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A State of the Union, Without Rebuttal

Democrats have a few whopping-bad ideas that we inject from time-to-time into the political system. One of them, the “response” to the State of the Union address, initiated under King Richard of Nixon in 1966, really has to go. [1]

Since then we have had a minority party response at each SOU. We’ve even had the ridiculous non-party Tea Party response, courtesy of the television networks and their desire to pander to the Teahadis in 2010.

Once a year, the President of the United States is supposed to inform Congress as to his viewpoint of the state of the nation, and provide some big picture thinking about forward direction.

Per Article II, Section 3 of the United States Constitution:

“He shall from time to time give to Congress information of the State of the Union and recommend to their Consideration such measures as he shall judge necessary and expedient.” [2]

George Washington gave the first such address to Congress. Jefferson thought it too much like the King of England’s proclamations to Parliament and discontinued the practice of a speech, sending written notice instead. Woodrow Wilson revived the speech in 1913, then called the President’s Annual Message to Congress.  FDR renamed it the State of the Union (SOU) in the 1930s.  It wasn’t until 1966, though, that the other side, then the Democrats, decided to get into the act.

It is ironic that Republicans, who enjoy talking at nauseating length about returning to the “original intent” of the framers of the Constitution, don’t seem to have a problem venting their spleen in the minority party rebuttals in clear violation of that intent.

There is a reason that the Founding Fathers didn’t write a minority party rebuttal into the presidential reporting formula.  It is not the purpose of the report/speech.

Debate between the parties about the merits of any policy or direction is a function of Congress. The President’s report to the Congress might have its merits debated, but not as part of the speech event.  The intent is for the union to hear from its principal leader.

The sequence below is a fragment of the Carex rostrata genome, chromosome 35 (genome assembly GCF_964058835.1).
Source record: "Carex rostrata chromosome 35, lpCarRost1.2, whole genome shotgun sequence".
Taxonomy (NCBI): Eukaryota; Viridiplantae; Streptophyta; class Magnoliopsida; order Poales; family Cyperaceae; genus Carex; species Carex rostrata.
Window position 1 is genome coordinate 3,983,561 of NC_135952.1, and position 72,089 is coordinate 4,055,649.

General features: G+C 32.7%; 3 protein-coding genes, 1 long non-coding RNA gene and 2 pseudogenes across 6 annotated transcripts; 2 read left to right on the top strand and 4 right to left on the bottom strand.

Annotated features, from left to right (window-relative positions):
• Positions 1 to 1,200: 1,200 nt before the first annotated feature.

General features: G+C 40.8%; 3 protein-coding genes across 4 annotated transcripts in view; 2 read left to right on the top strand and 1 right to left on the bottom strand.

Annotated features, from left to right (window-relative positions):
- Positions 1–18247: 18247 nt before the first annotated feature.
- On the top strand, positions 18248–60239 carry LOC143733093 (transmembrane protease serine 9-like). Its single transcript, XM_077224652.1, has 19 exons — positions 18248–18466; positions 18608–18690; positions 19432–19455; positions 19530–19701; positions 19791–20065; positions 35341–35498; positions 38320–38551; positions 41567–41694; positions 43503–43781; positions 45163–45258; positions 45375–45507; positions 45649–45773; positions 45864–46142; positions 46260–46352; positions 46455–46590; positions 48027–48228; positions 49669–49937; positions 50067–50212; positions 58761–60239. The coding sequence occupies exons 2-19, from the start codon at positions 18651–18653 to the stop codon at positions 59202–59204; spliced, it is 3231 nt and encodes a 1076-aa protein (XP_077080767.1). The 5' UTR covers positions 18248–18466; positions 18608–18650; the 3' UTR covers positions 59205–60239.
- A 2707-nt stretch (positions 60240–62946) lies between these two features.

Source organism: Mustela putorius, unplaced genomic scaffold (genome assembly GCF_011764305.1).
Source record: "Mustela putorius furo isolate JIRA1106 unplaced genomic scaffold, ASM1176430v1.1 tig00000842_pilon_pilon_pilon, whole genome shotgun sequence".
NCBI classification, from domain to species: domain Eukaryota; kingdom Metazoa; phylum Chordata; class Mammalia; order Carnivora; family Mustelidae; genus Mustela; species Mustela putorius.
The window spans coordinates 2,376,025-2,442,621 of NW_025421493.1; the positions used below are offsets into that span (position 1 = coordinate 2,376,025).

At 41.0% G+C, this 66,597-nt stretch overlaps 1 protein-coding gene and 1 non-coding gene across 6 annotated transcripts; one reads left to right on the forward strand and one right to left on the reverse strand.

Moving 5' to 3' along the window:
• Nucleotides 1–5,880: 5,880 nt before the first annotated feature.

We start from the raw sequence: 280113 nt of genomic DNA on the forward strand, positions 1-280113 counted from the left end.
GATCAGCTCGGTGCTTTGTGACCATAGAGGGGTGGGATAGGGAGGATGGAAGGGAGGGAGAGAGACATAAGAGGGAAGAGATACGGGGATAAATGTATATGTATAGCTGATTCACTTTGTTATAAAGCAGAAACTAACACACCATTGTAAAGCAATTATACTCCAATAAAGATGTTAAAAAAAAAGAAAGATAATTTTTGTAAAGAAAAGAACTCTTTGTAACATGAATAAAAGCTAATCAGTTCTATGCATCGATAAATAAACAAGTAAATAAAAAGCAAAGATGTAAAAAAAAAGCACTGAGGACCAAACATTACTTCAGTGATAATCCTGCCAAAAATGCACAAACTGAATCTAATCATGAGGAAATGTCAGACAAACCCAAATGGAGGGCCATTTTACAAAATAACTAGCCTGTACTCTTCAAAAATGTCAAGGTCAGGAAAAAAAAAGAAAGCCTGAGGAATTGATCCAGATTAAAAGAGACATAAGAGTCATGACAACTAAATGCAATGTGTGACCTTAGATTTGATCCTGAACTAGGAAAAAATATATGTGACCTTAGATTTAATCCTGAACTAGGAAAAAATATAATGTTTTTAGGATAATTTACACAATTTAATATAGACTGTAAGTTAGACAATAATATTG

Wisely, the framers well understood, just from the heated debates involved in establishing this nation, that someone needed to perform two critical functions:

  • Someone needed to be the top of the political and military chains of command to be able to make command decisions in times of war, and
  • That same someone needed to be able to be above the fray of the daily wrangling of the Congress at least once a year to provide big picture, forward-looking vision for the country.

Whether it is George W. Bush or Barack Obama, Nixon or Kennedy, we all know that there rarely is a union of vision as to what that forward direction of this nation will be.

The one thing that the State of the Union has done, whether it be under an Eisenhower or a JFK, is cause the most powerful person in the world to step back, and try and show us what that “big picture” of our future might be.

Inevitably, all Administrations, even George W. Bush’s, come up with an idea or two of merit. Bush’s AIDs initiative in Africa comes to mind as one of his positive contributions to mankind that found its way into a SOU speech.

Typically the evening is also a showcase of our patriotism.  There are great deeds, from our first responders at the World Trade Center, to the young man who tried to keep congresswoman Gabrielle Giffords from being shot, who are recognized for their contributions to the nation.

Woodrow Wilson was right to restore the speech. FDR understood that its national significance in the burgeoning age of mass media was as an amplifier of Teddy Roosevelt’s so-called “bully pulpit.”  The unwritten rule is that the speech has always been  to all Americans, not just to the partisan base of the person in the Oval Office. That singular, national stage for the leader of the nation is a perquisite of the job, be it Ford or Carter or Reagan or Clinton.

Mr. Obama has not abused that privilege. If anything, his prior speeches have been, to partisans of both the Left and Right, gratingly annoying paeans to centrism, justice for all, tolerance and to the revival of both the American work ethic and the American spirit.  This is not to say that Mr. Obama does not inject his personal and party bias into his speeches, as all presidents do.  That is his purview, though. It’s his report/analysis of the state of the Union to the Congress and the nation.